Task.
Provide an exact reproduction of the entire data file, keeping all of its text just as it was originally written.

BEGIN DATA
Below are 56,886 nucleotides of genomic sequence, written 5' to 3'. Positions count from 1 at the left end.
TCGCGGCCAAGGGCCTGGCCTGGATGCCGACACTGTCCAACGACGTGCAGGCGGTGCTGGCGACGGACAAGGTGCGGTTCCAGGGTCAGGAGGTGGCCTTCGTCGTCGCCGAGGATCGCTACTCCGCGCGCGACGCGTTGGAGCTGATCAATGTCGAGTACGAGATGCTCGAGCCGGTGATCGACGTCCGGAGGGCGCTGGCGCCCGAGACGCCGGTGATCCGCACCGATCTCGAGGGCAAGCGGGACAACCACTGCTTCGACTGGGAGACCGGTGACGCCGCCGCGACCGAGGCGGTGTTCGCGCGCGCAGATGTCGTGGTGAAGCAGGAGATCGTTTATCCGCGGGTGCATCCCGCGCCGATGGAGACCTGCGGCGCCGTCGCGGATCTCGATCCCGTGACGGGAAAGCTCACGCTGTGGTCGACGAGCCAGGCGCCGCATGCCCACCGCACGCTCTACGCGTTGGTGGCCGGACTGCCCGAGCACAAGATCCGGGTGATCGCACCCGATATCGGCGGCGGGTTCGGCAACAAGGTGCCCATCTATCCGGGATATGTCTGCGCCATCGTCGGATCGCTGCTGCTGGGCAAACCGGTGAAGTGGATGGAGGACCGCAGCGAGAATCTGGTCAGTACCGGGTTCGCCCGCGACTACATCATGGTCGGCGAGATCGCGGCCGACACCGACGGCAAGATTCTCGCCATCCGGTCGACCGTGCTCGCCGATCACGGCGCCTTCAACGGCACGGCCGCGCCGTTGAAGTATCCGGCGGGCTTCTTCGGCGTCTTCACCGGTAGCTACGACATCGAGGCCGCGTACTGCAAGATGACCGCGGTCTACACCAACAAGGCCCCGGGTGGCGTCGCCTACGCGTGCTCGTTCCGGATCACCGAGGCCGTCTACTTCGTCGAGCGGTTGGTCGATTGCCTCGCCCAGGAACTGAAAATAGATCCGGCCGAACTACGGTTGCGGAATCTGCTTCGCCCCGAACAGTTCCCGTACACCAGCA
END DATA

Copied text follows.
Below are 56,886 nucleotides of genomic sequence, written 5' to 3'. Positions count from 1 at the left end.
TCGCGGCCAAGGGCCTGGCCTGGATGCCGACACTGTCCAACGACGTGCAGGCGGTGCTGGCGACGGACAAGGTGCGGTTCCAGGGTCAGGAGGTGGCCTTCGTCGTCGCCGAGGATCGCTACTCCGCGCGCGACGCGTTGGAGCTGATCAATGTCGAGTACGAGATGCTCGAGCCGGTGATCGACGTCCGGAGGGCGCTGGCGCCCGAGACGCCGGTGATCCGCACCGATCTCGAGGGCAAGCGGGACAACCACTGCTTCGACTGGGAGACCGGTGACGCCGCCGCGACCGAGGCGGTGTTCGCGCGCGCAGATGTCGTGGTGAAGCAGGAGATCGTTTATCCGCGGGTGCATCCCGCGCCGATGGAGACCTGCGGCGCCGTCGCGGATCTCGATCCCGTGACGGGAAAGCTCACGCTGTGGTCGACGAGCCAGGCGCCGCATGCCCACCGCACGCTCTACGCGTTGGTGGCCGGACTGCCCGAGCACAAGATCCGGGTGATCGCACCCGATATCGGCGGCGGGTTCGGCAACAAGGTGCCCATCTATCCGGGATATGTCTGCGCCATCGTCGGATCGCTGCTGCTGGGCAAACCGGTGAAGTGGATGGAGGACCGCAGCGAGAATCTGGTCAGTACCGGGTTCGCCCGCGACTACATCATGGTCGGCGAGATCGCGGCCGACACCGACGGCAAGATTCTCGCCATCCGGTCGACCGTGCTCGCCGATCACGGCGCCTTCAACGGCACGGCCGCGCCGTTGAAGTATCCGGCGGGCTTCTTCGGCGTCTTCACCGGTAGCTACGACATCGAGGCCGCGTACTGCAAGATGACCGCGGTCTACACCAACAAGGCCCCGGGTGGCGTCGCCTACGCGTGCTCGTTCCGGATCACCGAGGCCGTCTACTTCGTCGAGCGGTTGGTCGATTGCCTCGCCCAGGAACTGAAAATAGATCCGGCCGAACTACGGTTGCGGAATCTGCTTCGCCCCGAACAGTTCCCGTACACCAGCA